One of the best features of the 1980 film comedy “The Gods Must Be Crazy” was the way Xi, the Ju/’hoansi hero, was valued for his ability as a tracker. Tracking skills continue to be important in that society. According to an interesting news story last week, three Ju/’hoan trackers from Namibia have recently been engaged by some German scientists in a project that is trying to track the ways of early Europeans.

Pech Merle cave handprintSome famous caves in southern France preserve prehistoric rock art and, less well known, human footprints which have not hitherto been analyzed by individuals skilled in interpreting them. Tilman Lenssen-Erz from the University of Cologne and Andreas Pastoor from the Neanderthal Museum, also in Germany, invited the three Ju/’hoan men from the Tsumkwe area to visit France and see how they would interpret the evidence about what the ice-age Europeans were actually doing in the caves—in addition to painting on the walls.

They brought /Ui Kxunta, /Ui Ga!o and Tsamkxao Ciqae to Europe with the basic research premise that while scientists can analyze and measure many things, people with skills in interpreting human movements based on their tracks could provide invaluable insights into what the Europeans 17,000 years ago were actually doing.

For the Ju/’hoansi, tracking used to be, and to some extent still is, an important aspect of their hunting, though today the three men mostly use their skills for tourists and trophy hunters. The Ju/’hoansi hunt large animals such as various species of antelopes with poison arrows. They have to be able to follow the footprints of the wounded animals across the bush for many hours until they finally drop to the ground and die. Human survival for eons has depended not only on their skill in shooting animals, but also on their ability to track them and retrieve the meat.

That incredible ability extends to tracking humans and interpreting what they have been doing, a skill which, in fact, helps foster their famed peacefulness. In 1960, Lorna Marshall pointed out an interesting observation she had learned from her friends. Everyone has unique footprints, the Ju/’hoansi told her, and they could normally distinguish which individuals made which tracks. It was thus impossible to conceal what one had done, which helped prevent stealing.

A few months ago, the European participants in the project met the three Ju/’hoan trackers in Namibia to get acquainted. They took some trips into the bush near Tsumkwe, the town at the heart of the Nyae Nyae Conservancy of the Ju/’hoansi, where the Ju/’hoan men demonstrated their tracking skills to the other project participants. They also visited a cave in northern Namibia, to familiarize the trackers with the environment they would be encountering in southern France.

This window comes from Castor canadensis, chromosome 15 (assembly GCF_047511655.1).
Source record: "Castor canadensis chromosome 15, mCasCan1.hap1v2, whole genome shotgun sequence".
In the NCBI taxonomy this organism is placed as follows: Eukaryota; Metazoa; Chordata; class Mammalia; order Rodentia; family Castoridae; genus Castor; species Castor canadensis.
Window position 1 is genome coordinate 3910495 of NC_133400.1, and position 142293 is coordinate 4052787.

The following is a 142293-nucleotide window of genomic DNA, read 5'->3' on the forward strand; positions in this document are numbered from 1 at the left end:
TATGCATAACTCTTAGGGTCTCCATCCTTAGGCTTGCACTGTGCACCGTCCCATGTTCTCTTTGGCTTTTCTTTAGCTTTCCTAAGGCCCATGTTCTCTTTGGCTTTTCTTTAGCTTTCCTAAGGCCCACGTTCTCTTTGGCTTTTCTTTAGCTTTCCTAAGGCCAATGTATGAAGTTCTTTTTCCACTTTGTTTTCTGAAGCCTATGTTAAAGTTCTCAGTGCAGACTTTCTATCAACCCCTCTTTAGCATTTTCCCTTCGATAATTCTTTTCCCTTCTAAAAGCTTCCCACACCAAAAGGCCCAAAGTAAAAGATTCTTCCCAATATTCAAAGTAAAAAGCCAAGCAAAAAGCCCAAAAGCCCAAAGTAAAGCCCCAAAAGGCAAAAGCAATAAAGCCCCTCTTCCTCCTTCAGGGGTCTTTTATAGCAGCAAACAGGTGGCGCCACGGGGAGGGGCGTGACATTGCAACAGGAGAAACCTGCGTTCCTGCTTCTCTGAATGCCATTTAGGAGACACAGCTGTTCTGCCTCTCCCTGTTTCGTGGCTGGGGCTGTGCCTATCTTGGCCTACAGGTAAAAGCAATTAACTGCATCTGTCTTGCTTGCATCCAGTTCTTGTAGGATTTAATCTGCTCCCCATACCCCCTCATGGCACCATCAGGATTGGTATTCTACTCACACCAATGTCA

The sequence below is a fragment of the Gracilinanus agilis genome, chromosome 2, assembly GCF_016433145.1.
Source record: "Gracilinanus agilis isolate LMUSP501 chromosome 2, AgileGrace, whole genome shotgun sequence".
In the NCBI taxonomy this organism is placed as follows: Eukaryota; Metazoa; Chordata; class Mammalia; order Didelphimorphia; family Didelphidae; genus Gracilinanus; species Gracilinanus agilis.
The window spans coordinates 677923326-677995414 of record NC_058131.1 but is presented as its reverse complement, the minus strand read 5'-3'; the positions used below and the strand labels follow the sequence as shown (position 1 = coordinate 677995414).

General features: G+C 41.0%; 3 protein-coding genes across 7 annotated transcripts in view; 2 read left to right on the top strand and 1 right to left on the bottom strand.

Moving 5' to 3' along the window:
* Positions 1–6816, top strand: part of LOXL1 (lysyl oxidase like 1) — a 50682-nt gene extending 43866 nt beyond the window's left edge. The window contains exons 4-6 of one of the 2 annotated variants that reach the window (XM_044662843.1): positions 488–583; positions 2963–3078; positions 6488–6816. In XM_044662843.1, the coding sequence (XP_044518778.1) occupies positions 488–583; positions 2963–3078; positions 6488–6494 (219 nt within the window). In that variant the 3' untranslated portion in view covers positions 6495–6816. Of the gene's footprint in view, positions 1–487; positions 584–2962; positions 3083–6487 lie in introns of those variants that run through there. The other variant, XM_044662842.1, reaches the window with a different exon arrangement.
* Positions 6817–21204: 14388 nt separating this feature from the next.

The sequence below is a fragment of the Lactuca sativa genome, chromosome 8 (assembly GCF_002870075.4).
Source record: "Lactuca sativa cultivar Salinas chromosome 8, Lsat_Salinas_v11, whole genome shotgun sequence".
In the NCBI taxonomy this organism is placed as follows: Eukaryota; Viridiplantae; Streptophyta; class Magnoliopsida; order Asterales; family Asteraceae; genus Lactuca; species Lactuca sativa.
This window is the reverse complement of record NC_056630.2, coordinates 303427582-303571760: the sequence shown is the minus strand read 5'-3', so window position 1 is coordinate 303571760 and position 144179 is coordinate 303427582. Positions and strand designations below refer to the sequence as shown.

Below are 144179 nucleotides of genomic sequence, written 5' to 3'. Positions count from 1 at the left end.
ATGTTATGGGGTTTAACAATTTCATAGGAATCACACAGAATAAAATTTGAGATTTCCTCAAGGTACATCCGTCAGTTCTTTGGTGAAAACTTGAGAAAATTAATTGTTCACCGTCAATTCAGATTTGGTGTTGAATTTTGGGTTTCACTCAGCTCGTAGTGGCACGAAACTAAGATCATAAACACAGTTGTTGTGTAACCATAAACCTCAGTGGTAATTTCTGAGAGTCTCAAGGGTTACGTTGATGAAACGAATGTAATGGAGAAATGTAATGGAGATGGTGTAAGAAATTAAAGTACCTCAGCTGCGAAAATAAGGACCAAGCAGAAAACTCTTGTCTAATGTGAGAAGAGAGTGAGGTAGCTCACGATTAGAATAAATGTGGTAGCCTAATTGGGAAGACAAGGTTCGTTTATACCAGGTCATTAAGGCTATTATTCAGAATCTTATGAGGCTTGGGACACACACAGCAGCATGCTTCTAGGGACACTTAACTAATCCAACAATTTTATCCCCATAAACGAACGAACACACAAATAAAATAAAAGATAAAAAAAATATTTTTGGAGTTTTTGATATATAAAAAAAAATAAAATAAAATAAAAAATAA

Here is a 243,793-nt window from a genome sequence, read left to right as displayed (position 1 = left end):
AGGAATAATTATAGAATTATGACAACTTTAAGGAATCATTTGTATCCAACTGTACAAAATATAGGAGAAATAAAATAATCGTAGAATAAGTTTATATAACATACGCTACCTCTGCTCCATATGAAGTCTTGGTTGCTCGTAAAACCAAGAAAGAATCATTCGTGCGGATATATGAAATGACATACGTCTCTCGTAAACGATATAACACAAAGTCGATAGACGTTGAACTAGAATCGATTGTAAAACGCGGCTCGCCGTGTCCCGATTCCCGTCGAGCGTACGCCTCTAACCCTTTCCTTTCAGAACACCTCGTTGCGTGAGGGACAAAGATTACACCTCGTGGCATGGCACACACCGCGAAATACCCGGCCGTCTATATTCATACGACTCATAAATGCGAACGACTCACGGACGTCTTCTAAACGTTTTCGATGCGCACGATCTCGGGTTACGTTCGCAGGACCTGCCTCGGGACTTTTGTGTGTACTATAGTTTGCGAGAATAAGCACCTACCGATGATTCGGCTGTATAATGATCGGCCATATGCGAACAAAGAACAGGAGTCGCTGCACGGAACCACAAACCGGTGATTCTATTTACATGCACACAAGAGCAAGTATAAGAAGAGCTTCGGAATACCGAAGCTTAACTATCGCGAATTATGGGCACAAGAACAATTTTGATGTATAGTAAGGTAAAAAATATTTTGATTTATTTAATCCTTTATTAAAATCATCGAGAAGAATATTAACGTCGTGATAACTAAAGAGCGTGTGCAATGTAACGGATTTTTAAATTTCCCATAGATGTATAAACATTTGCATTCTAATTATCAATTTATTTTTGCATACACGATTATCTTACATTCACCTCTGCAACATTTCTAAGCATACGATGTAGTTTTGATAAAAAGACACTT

They then visited a couple petroglyph sites in Namibia, one of which includes depictions of animal tracks. After a press conference in Windhoek, the group left for Europe.

They visited the zoo in Cologne to give the three trackers the chance to observe bears, animals they were not familiar with and whose tracks they needed to be aware of. Then they drove to southern France to visit four different caves. At the cave of Niaux, they inspected 24 footprints and the Ju/’hoansi men concluded that the tracks were made by a girl of about age 12. They rejected the opinions of some archaeologists who had identified them as having been made by several people doing a ritual dance.

At the Pech Merle cave, archaeologist had identified a group of footprints as having been made by one or possibly two people, but the San trackers identified five different individuals as having walked over the area in question. At the cave at Fontanet, they found that the tracks of 17 different people had been preserved. Some scholars had thought that the prints of a shoe were visible, but the trackers found toe marks, which discredited the assumption that at least one of the early Europeans may have worn shoes in the cave.

One area in the last cave they visited, Tuc d’Audoubert, contained a maze of dozens of footprints—but the tracks seemed to include only heels. The tracks are located on the side of a pit. Archaeologists had identified it once again as a possible site of a ritual dance. The Ju/’hoansi trackers said no, they were the tracks of a man and a boy who had walked twice into the pit to extract clay. They showed the scientists where the people had knelt down, with their bare knees pressing into the earth—showing, incidentally, that the cave visitors had not been wearing pants at that point in time.

The scientists were impressed that the Ju/’hoansi trackers did not speculate on what they were seeing. Instead, they relied entirely on the facts that they saw in the tracks. Assistants recorded in their entirety the discussions among the three trackers held in their own Ju/’hoan language for subsequent transcription by the Ju/’hoan Transcription Group in Tsumkwe.

A TV filming crew accompanied the project participants, both in Namibia and in Europe, with the intention of producing a 90 minute documentary for the French-German TV channel Arte in 2014. Project leaders also plan to prepare an English language version, so the Ju/’hoansi themselves will be able to show it in their villages in the Tsumkwe area.